Tristano is a bottom-up, triangular lace shawl with a fancy faux cable spine and subtly textured stitch patterns. The shawl begins with an open mesh followed by a stunning swirled border. The body consists of delicate leaves that due to the decrease placement appear to be in free fall.
Instructions are provided for two sizes: a 59” x 27” shawl worked in fingering weight and a 64” x 30” shawl worked in sport weight. The sport weight version worked at the pattern size used between 580-630 yards.
The light gray shawl pictured is worked in sock/fingering weight and the orange shawl pictured is worked in sport weight. I used US 5s (US 8s for the cast on) for the fingering version and US 6 (US 9s for the cast on) needles for the sport weight version.
While dimensions and yardage are provided for both sport and fingering weight yarn, Tristano is designed so that it can be worked in just about any yarn weight. The size is very easy to customize either by using different yarn, changing the number of pattern repeats of the body leaf pattern, or both. Full instructions are provided, including how to calculate stitch counts for any size.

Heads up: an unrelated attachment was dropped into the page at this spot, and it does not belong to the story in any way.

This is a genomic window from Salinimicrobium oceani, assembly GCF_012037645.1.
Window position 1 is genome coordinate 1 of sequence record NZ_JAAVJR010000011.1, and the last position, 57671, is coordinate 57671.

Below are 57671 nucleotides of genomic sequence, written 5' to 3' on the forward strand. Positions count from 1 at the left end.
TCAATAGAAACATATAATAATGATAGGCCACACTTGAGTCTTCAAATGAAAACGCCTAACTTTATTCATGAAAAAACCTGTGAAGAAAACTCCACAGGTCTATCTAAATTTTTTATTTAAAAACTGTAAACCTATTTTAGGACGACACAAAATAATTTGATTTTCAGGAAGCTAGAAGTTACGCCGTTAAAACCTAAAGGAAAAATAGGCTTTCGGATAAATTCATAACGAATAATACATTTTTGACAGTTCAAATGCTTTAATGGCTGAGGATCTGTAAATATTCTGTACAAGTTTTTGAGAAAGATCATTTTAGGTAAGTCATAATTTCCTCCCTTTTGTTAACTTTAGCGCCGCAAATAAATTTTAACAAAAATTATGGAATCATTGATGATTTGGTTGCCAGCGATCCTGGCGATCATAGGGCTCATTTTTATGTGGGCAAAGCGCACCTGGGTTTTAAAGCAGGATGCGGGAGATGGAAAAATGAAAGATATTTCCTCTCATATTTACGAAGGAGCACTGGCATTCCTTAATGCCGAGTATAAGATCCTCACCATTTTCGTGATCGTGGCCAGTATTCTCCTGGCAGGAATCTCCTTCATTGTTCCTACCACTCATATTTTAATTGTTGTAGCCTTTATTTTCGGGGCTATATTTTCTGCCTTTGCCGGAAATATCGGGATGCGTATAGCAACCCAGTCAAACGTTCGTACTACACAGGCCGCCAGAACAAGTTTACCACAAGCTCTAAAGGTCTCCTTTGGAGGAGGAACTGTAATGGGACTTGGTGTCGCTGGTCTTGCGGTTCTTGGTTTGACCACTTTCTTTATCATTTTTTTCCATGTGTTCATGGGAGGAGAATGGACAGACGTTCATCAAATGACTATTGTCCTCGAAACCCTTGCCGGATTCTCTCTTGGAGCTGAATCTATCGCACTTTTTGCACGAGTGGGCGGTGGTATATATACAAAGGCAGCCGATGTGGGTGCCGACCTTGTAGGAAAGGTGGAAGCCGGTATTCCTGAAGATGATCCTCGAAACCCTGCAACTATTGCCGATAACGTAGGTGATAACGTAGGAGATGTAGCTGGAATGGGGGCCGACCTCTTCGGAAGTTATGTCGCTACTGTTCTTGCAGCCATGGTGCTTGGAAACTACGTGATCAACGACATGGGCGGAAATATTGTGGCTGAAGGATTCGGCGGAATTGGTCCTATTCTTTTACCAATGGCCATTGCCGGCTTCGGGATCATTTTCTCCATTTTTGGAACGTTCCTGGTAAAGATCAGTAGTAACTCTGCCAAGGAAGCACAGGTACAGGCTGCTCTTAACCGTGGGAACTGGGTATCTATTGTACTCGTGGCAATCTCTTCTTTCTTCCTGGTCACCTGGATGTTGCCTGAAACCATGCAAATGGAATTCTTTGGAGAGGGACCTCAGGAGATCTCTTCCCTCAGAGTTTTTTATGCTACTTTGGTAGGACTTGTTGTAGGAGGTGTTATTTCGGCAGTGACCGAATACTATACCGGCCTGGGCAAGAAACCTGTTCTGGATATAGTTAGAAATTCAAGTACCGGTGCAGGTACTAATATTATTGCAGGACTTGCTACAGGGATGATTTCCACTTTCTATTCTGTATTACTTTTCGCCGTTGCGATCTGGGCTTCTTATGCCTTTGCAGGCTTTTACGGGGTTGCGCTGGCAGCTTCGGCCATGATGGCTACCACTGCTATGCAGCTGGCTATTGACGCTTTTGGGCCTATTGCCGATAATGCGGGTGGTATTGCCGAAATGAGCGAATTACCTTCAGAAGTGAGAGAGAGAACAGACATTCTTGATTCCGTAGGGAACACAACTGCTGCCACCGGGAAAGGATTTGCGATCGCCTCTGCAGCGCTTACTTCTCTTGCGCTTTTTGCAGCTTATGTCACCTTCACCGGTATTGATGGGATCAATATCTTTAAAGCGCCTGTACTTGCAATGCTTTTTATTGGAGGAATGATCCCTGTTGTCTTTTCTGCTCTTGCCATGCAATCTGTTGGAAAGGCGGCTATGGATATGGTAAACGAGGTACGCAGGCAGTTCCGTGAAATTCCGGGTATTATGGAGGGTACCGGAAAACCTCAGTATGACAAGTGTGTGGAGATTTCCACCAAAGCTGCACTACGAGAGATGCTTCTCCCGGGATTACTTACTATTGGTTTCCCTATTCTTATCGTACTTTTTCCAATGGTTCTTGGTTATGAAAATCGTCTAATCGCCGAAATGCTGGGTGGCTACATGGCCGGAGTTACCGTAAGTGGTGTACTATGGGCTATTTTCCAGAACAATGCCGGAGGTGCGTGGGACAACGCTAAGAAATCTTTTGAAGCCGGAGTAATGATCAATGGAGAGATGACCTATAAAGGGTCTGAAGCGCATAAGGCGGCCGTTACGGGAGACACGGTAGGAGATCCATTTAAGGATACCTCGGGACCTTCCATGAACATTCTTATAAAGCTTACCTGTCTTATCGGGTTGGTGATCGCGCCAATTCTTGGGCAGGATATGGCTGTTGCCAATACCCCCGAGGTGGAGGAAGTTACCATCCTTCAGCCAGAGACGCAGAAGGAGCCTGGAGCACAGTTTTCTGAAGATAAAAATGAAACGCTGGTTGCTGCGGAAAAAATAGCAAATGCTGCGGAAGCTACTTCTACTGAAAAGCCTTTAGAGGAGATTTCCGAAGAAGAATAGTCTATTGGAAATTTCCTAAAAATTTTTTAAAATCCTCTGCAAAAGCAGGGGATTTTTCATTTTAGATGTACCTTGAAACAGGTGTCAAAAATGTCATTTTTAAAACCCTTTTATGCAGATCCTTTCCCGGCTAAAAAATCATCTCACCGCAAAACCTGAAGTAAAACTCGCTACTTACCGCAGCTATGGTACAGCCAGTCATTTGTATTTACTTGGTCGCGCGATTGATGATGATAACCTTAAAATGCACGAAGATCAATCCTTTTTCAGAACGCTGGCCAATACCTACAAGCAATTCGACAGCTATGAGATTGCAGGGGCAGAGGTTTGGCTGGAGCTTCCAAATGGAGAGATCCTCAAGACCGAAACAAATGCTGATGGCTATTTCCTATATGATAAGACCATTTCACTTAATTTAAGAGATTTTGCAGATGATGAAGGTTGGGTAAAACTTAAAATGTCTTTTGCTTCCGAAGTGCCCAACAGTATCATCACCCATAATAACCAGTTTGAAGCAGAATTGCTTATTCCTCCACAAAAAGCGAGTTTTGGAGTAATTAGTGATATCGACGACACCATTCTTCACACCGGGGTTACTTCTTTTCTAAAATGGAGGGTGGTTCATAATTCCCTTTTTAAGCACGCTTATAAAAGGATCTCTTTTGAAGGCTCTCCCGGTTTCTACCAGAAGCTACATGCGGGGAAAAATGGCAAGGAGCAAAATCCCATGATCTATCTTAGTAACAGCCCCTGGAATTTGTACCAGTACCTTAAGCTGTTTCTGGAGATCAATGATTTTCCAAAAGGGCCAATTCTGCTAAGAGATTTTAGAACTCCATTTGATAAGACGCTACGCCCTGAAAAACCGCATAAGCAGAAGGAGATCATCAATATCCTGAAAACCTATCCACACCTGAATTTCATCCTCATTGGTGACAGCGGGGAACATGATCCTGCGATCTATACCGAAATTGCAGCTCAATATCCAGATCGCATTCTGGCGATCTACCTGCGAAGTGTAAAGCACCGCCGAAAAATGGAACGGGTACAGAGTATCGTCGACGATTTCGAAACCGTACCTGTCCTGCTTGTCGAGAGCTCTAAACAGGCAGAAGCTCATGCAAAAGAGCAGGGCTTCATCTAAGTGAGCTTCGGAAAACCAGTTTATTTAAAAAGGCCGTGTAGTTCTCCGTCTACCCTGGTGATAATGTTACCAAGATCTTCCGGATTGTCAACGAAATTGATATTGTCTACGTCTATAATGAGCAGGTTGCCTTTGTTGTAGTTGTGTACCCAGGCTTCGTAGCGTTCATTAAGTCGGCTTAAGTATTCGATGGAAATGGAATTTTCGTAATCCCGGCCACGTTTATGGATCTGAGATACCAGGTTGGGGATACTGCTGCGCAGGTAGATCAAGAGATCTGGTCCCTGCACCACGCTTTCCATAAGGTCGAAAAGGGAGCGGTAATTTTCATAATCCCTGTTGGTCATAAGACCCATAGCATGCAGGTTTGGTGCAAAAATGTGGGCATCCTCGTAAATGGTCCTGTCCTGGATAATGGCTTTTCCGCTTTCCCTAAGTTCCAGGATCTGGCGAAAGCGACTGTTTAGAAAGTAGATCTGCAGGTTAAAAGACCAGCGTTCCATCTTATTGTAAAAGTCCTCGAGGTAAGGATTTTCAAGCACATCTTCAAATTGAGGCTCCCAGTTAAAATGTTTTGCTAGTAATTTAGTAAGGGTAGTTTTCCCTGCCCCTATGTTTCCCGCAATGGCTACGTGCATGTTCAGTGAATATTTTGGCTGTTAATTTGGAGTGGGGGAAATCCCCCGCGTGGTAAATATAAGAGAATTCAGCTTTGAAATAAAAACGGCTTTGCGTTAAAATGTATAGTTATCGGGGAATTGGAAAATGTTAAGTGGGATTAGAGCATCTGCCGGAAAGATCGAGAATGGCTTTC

The Tristano pattern includes both charts and full written out instructions for those of you prefer not to use charts.
Construction Notes: Tristano starts at the bottom edge with a bunch of stitches cast on and is knit up to the center back of the neck, ending with a one-stitch bind-off. On the body, patterning is done on the right-side rows only, with all wrong-side rows being purled between the eyelet cable spine and borders. The border is patterned on both sides on most rows.
The design is named after my favorite song that I played used to play on the Celtic harp, which was “Lamento di Tristano,” a haunting Italian lament written in honor of the knight Tristan of Cornwall. His famously tragic love story with Isolde inspired the design elements in this shawl. According to legend, a hazel tree and a honeysuckle grew out of their adjacent graves. The tree and the bush intertwined their branches so that the lovers could never be parted. And so the swirly curves of the Tristano border resemble the tendrils of honeysuckle vines as they wrapped around the tree branches and the leaf motifs of the shawl body are reminiscent of the rounded leaves of the hazel tree.